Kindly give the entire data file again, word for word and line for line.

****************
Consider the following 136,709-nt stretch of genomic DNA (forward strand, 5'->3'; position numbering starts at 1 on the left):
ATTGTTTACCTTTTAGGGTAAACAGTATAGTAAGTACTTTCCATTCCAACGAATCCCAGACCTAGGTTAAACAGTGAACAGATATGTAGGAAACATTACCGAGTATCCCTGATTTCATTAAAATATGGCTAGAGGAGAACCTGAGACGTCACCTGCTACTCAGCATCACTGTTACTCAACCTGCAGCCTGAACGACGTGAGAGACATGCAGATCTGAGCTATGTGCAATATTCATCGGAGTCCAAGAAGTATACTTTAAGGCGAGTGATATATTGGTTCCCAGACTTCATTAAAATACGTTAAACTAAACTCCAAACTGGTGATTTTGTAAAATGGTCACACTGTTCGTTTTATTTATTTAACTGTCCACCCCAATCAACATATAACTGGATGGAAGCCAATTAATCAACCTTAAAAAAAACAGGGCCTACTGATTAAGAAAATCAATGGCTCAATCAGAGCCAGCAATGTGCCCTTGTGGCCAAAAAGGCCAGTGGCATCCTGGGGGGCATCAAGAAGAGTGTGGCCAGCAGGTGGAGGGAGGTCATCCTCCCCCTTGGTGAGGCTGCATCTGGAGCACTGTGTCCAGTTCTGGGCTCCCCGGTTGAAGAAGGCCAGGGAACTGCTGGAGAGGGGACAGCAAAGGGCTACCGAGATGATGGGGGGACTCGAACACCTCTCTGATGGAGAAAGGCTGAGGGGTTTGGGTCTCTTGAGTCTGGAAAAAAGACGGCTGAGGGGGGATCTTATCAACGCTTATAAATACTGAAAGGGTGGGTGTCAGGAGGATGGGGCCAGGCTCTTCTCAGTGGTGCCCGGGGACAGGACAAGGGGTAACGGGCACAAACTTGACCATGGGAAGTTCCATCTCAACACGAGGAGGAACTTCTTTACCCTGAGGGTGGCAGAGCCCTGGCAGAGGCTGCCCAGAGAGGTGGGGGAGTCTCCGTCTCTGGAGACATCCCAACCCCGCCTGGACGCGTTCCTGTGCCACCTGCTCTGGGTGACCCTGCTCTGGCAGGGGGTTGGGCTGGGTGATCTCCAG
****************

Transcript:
Consider the following 136,709-nt stretch of genomic DNA (forward strand, 5'->3'; position numbering starts at 1 on the left):
ATTGTTTACCTTTTAGGGTAAACAGTATAGTAAGTACTTTCCATTCCAACGAATCCCAGACCTAGGTTAAACAGTGAACAGATATGTAGGAAACATTACCGAGTATCCCTGATTTCATTAAAATATGGCTAGAGGAGAACCTGAGACGTCACCTGCTACTCAGCATCACTGTTACTCAACCTGCAGCCTGAACGACGTGAGAGACATGCAGATCTGAGCTATGTGCAATATTCATCGGAGTCCAAGAAGTATACTTTAAGGCGAGTGATATATTGGTTCCCAGACTTCATTAAAATACGTTAAACTAAACTCCAAACTGGTGATTTTGTAAAATGGTCACACTGTTCGTTTTATTTATTTAACTGTCCACCCCAATCAACATATAACTGGATGGAAGCCAATTAATCAACCTTAAAAAAAACAGGGCCTACTGATTAAGAAAATCAATGGCTCAATCAGAGCCAGCAATGTGCCCTTGTGGCCAAAAAGGCCAGTGGCATCCTGGGGGGCATCAAGAAGAGTGTGGCCAGCAGGTGGAGGGAGGTCATCCTCCCCCTTGGTGAGGCTGCATCTGGAGCACTGTGTCCAGTTCTGGGCTCCCCGGTTGAAGAAGGCCAGGGAACTGCTGGAGAGGGGACAGCAAAGGGCTACCGAGATGATGGGGGGACTCGAACACCTCTCTGATGGAGAAAGGCTGAGGGGTTTGGGTCTCTTGAGTCTGGAAAAAAGACGGCTGAGGGGGGATCTTATCAACGCTTATAAATACTGAAAGGGTGGGTGTCAGGAGGATGGGGCCAGGCTCTTCTCAGTGGTGCCCGGGGACAGGACAAGGGGTAACGGGCACAAACTTGACCATGGGAAGTTCCATCTCAACACGAGGAGGAACTTCTTTACCCTGAGGGTGGCAGAGCCCTGGCAGAGGCTGCCCAGAGAGGTGGGGGAGTCTCCGTCTCTGGAGACATCCCAACCCCGCCTGGACGCGTTCCTGTGCCACCTGCTCTGGGTGACCCTGCTCTGGCAGGGGGTTGGGCTGGGTGATCTCCAG